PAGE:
Elrond: More sentimental than Machiavellian?

Darren Grey

Member
The question has been raised of what Elrond is trying to accomplish with his squirrels aside. Can I suggest he's not trying to do anything? There is a presumption that he is somehow trying to push the hearts and minds of the Council in a particular direction, or set them up to a particular frame of mind about hobbits or anything else, but I don't see any evidence of that approach in Elrond's personality. We see it in Gandalf, certainly, with him as a clear mover and shaper of things throughout Middle-Earth. And when it comes to a later disagreement over what to do with Merry and Pippin it is Gandalf who wins the argument over Elrond. Without evidence we shouldn't presume Elrond to be over-thinking the results of his words in the ways being considered.

Elrond we instead see as a neutral chair of this meeting who is happy to let things go where they will. He enforces no order, allows interjections and long riddle tales, and does not push any particularly strong opinions. He leaves the floor open for anyone to speak. I don't see any sign that he wants anything other than the free exchange of opinions and for the Council to come to an independent conclusion.

When he contributes himself (other than introducing people) it is mostly to recount history and contextualise discussion, and delving quite heavily into the history too. His first major speech is the history of the Rings of Power and of the fall of Numenor, which seems to dive more into some of that past than is really necessary for the Council's deliberations (did they need to know about the full glory and fall of Numenor story?) His diversion to "yet not so many, nor so fair, as when Thangorodrim was broken" is a clear example of him engaging in pure sentimentalism. I see his squirrel speech as being very similar - Frodo's tale stirs up memories of the past and he can't help but reflect back on them and on how the world has changed. This isn't Elrond trying to achieve anything, it's just him being himself.

(I also think that from an author perspective this is all just a set up for "Bombadil will fall, Last as he was First", which sounds like a line Tolkien fell in love with and would not remove. He can't fit that line in without some sort of reflection on Frodo's tale. Also Tolkien loves expository dialogue, and this whole chapter is full of digressions like this with no purpose other than to throw in more exposition of the world.)
 
I tend to agree, I think the squirrel talk also harks back to the ‘kind as Christmas’ Elrond from The Hobbit. Now Elrond has definitely evolved in what Tolkien writes here, but he’s not so far removed that he’s become a different character entirely. And his memories do give the sense that he’s a warm person with some love and concern for the forests and beasts.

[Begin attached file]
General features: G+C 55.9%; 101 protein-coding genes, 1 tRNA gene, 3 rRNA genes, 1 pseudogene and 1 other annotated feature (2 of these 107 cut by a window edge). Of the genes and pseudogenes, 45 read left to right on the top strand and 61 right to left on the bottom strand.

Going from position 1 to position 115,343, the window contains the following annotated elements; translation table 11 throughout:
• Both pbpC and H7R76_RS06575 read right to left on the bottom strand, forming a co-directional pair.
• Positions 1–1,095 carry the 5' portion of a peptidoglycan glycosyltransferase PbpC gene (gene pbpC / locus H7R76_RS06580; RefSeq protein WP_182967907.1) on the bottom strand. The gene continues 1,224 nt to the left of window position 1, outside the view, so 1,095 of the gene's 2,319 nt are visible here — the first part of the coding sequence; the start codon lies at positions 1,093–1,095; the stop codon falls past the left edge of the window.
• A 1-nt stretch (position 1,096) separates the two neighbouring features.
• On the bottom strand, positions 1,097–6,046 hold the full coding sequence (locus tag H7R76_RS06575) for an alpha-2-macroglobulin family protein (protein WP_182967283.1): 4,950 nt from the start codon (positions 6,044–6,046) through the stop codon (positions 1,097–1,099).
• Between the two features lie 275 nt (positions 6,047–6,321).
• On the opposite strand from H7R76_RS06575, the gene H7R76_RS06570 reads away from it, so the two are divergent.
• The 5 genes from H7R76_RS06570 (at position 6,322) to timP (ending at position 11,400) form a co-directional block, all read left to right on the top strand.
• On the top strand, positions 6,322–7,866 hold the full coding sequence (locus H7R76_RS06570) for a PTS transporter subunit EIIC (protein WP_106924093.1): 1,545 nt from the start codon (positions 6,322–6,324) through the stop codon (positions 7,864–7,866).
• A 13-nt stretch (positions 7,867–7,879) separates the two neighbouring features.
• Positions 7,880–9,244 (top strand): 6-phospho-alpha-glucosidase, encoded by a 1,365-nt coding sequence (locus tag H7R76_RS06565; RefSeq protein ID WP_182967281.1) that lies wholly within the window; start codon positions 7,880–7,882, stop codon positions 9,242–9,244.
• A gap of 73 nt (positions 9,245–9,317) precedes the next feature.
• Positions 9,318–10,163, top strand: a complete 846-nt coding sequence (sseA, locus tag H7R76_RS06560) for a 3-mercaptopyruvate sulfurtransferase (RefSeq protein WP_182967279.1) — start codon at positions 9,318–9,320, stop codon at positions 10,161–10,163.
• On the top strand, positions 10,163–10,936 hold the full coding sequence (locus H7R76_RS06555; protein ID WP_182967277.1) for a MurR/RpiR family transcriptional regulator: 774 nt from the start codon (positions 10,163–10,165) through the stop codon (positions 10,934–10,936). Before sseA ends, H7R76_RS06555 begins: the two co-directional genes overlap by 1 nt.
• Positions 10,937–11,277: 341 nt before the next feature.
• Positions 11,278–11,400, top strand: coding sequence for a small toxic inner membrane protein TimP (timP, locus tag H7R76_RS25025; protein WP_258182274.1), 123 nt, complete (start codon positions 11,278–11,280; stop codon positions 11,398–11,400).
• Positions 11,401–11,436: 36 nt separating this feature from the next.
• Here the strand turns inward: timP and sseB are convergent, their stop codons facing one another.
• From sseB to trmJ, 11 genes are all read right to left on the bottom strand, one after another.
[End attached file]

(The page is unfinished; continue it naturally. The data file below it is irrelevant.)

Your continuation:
I also agree that it flows well into the discussions around the Old Forest as well though.
 

RogerWilco

New Member
I'm with you too on this. I haven't been fond of reading this whole council as Elrond having a definite conclusion that he's leading people to. If Elrond is indeed as wise as I think he is, he would listen to the information revealed in the council with an open mind and come to a judgment after all the information comes out. I don't think one gets to be called Wise by rushing to judgment on things.

If we read this as Elrond trying to steer everyone towards his conclusion, then this digression into squirrels and Tom Bombadil requires a lot of explaining away that doesn't ring true to me. And it's not really a Council anyway, but a sort of manipulation of those present. But if instead he is actually carefully considering all information and trying to use this council to help him decide what should be done, his question about Bombadil is instead an expression of his own indecision. He's pondering a course he hadn't yet considered. "What if Bombadil could help us, should we pursue that option?"

I think there's plenty of evidence to support the fact that he is actually learning new things in this council ("the tale of Frodo was most strange to me..."). And coming up soon in the council, albeit several months by session reckoning ;) Elrond will sum up things by announcing "But it seems to me NOW clear which is the road that we must take." By "now" I take him to mean that this is the moment he has finally achieved clarity and made his decision. His mind was not made up until then.
 

khazaphod

New Member
I was going to write my own post on the Elrond and his squirrels question, but as you touch upon my answer I'll just put my thoughts here.

We see different "mooting" styles amongst the Free Peoples. The most extreme example is clearly the Ents. Can you imagine if Treebeard was chairing this meeting? Bilbo would not have been happy!

Another example that stands out is from the beginning from the Hobbit. The Dwarves have a type of Council. They appear to use song as an integral part of the meeting, so much so that Thorin is a bit taken aback when Bilbo wants everything laid out again.

This brings us to Elves (or half-Elves). How do they debate problems? They certainly aren't fond of giving advice. It would make sense that they would like to follow down seemingly irrelevant threads before coming to any sort of conclusions. When left to themselves it is probably even worse - remembering forward to how long it took Elrond to say farewell to Galadriel and Celeborn on the way back North from Minas Tirith. I believe that Gandalf knew this and was pushing as much as he could so that the meeting didn't take days.

So I agree, this is in my mind just Elrond being Elrond, or indeed Elrond being an Elf.
 
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